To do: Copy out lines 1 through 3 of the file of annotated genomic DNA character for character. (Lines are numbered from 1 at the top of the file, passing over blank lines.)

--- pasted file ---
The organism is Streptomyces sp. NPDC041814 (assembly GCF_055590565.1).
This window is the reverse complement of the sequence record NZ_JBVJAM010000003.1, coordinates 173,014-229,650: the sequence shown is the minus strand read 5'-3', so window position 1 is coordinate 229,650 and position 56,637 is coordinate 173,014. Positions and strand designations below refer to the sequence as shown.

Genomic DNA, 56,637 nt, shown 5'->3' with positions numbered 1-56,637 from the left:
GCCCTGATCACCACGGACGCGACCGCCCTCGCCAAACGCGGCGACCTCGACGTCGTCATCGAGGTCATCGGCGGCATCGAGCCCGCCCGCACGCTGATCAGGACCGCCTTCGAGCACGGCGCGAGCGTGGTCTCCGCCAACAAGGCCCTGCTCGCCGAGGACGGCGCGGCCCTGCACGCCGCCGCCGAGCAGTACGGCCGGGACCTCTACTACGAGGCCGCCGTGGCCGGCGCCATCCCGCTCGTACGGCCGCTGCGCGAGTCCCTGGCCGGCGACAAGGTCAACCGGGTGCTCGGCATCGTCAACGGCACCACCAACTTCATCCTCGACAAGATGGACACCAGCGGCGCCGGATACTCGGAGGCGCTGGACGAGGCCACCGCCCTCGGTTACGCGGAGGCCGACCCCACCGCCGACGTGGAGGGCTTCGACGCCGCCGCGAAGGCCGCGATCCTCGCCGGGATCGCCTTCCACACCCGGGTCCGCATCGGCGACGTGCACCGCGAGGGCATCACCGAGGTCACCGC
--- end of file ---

The organism is Streptomyces sp. NPDC041814 (assembly GCF_055590565.1).
This window is the reverse complement of the sequence record NZ_JBVJAM010000003.1, coordinates 173,014-229,650: the sequence shown is the minus strand read 5'-3', so window position 1 is coordinate 229,650 and position 56,637 is coordinate 173,014. Positions and strand designations below refer to the sequence as shown.

Genomic DNA, 56,637 nt, shown 5'->3' with positions numbered 1-56,637 from the left: